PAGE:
Climate talks to leave paper trail

2011-09-24 20:18

The COP17 climate talks in Durban later this year may be about offsetting global warming, but the two weeks of negotiations will leave a trail of dead trees in its wake.

Proposals by the eThekwini Municipality’s strategic projects unit, which is coordinating the city’s preparations for COP17, for the United Nations summit to go paperless and to issue the between 15 000 and 20 000 participants with iPads to reduce the event’s carbon footprint have been rejected by the world body.

Instead, each day will see negotiators and support staff being issued with lengthy agendas and documentation which, at COP16 in Cancun, weighed in at 70 pages per delegate a day.

Julie-May Ellingson and Sue Bannister of the strategic projects unit told City Press this week that their hi-tech plan to have each participant pay a deposit for an iPad and receive automatically downloaded agendas each day had been turned down by the
UN organisers.

The two, who had attended the Cancun event, said they had been shocked by the amount of paper consumed by the daily sessions, which stretch over two weeks.

Their unit, which is preparing the city’s International Convention Centre and Exhibition Centre for COP17, has taken the initiative to ensure that they reduce the carbon footprint of the massive contingent that will descend on Durban between November 28 and December 9.

Ellingson said: “We have been looking at the most ecologically friendly way of providing the additional power points, internet connections, phone lines and so on for the conference. Delegates will be transported to and from the venues by shuttles, and are being accommodated as close to the venue as possible.’’

Food for the UN “city within a city’’ will be locally sourced, with no imported drinks being available inside the venue, which has set up several herb gardens to grow vegetables on site.

Lighting systems have been changed to greener technology, as has electricity, cooking, air conditioning and telecommunications.

The city itself has embarked on an impressive spread of greening projects in the months leading up to the conference.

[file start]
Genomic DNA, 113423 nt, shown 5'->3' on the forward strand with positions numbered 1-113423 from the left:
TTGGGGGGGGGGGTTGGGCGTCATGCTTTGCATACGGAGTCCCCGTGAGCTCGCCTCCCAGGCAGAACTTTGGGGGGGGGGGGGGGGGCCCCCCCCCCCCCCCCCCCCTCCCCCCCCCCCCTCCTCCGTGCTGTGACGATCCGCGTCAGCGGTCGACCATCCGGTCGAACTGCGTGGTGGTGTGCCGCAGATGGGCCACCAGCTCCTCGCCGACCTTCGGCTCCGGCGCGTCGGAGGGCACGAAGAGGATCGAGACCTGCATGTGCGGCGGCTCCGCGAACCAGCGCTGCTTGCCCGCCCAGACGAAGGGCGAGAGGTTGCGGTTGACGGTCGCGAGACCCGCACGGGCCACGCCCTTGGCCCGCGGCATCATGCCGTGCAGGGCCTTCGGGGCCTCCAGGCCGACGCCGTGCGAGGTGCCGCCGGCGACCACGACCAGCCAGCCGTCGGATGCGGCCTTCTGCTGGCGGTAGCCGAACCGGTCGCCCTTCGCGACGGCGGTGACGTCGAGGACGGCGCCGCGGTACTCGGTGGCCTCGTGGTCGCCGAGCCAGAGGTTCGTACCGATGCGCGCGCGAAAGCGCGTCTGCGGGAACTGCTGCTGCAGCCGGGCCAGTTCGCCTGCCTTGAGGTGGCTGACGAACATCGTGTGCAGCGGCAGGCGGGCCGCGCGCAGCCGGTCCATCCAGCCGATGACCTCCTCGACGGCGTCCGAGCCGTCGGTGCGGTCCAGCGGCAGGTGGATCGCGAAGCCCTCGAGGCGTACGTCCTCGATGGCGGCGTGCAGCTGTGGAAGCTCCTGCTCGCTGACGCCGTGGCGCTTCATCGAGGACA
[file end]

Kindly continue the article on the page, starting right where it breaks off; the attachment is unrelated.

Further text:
The logistical preparations for COP17 are mind-boggling.

Said Ellingson: “Unlike other conferences, which are talkshops that run for normally three days or so, this is a working session that runs over a two-week period. People will be working a full day every day of the conference, and we need to keep them happy and fed. We are redesigning spaces inside the conference centre.”

Massive human resources are also needed for the conference: 200 volunteers, up to 1 200 additional hospitality staff, 100 UN security staff, 100 bus drivers, 200 support marshalls, and a large contingent of disaster management and medical staff – before the SAPS and Metro police are factored in.

Running such a massive conference at the beginning of the holiday season also throws up major challenges about how to allow the
city to continue operating with minimum disruption.

Said Ellingson: “Look, the city centre is going to be disrupted, but we have to try to manage it to make sure we don’t interfere with residents’ ability to access the city. Fortunately, we will have wrapped up before the holiday season begins in earnest.”

Ellingson and Bannister, who ran Durban’s 2010 World Cup programme, believe that COP17 will bring R500 million into Durban’s economy a week before the main holiday season begins.

Said Ellingson: “There are going to be massive gains for the local economy. Hotels are full for what is traditionally a quiet two weeks ahead of the December 16 shutdown.

“Delegates and support staff are going to be spending in the city and we are organising a tour area where accredited operators can take people for half-day tours. There will be a lot of entry-level jobs created, leaving people with skills they can use.”

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